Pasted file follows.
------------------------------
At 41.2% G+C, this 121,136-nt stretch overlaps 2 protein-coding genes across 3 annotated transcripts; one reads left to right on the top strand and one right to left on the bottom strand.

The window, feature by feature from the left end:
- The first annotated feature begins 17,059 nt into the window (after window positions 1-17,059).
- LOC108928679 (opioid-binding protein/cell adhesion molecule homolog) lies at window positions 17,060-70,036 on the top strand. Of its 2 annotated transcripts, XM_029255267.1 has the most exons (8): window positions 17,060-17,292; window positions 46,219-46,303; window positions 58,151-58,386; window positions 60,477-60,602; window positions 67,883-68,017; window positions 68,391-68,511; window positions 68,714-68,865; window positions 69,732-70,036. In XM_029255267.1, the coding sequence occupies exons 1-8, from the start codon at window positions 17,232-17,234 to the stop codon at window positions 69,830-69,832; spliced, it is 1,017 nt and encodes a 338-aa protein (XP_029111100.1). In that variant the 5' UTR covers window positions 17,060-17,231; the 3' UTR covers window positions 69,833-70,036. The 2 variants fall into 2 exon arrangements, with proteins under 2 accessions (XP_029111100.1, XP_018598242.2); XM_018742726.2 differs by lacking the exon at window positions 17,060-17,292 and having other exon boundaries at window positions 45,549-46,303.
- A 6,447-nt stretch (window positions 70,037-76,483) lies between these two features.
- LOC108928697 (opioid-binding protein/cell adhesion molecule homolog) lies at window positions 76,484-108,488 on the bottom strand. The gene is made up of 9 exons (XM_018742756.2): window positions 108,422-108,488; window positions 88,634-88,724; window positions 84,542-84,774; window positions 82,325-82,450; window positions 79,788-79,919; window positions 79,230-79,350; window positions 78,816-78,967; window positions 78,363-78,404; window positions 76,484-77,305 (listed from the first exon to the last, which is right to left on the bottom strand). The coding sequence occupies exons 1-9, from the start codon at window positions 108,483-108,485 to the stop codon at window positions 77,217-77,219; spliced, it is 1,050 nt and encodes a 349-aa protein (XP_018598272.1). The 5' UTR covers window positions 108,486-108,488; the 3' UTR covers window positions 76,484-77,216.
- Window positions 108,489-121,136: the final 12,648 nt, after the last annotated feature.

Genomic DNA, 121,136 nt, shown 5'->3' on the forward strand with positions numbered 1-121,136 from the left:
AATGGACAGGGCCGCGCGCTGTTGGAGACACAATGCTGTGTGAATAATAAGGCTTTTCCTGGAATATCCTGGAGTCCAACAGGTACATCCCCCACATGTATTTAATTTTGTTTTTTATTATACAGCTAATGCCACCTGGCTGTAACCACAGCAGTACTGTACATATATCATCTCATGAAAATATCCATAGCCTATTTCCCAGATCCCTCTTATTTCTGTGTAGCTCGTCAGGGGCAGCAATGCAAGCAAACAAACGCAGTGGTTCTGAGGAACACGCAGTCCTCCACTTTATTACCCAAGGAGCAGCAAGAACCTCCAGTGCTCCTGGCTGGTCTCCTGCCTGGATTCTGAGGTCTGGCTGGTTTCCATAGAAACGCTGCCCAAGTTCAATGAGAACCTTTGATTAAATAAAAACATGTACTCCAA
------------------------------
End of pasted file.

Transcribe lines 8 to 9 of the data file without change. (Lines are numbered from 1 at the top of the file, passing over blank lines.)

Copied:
Genomic DNA, 121,136 nt, shown 5'->3' on the forward strand with positions numbered 1-121,136 from the left:
AATGGACAGGGCCGCGCGCTGTTGGAGACACAATGCTGTGTGAATAATAAGGCTTTTCCTGGAATATCCTGGAGTCCAACAGGTACATCCCCCACATGTATTTAATTTTGTTTTTTATTATACAGCTAATGCCACCTGGCTGTAACCACAGCAGTACTGTACATATATCATCTCATGAAAATATCCATAGCCTATTTCCCAGATCCCTCTTATTTCTGTGTAGCTCGTCAGGGGCAGCAATGCAAGCAAACAAACGCAGTGGTTCTGAGGAACACGCAGTCCTCCACTTTATTACCCAAGGAGCAGCAAGAACCTCCAGTGCTCCTGGCTGGTCTCCTGCCTGGATTCTGAGGTCTGGCTGGTTTCCATAGAAACGCTGCCCAAGTTCAATGAGAACCTTTGATTAAATAAAAACATGTACTCCAA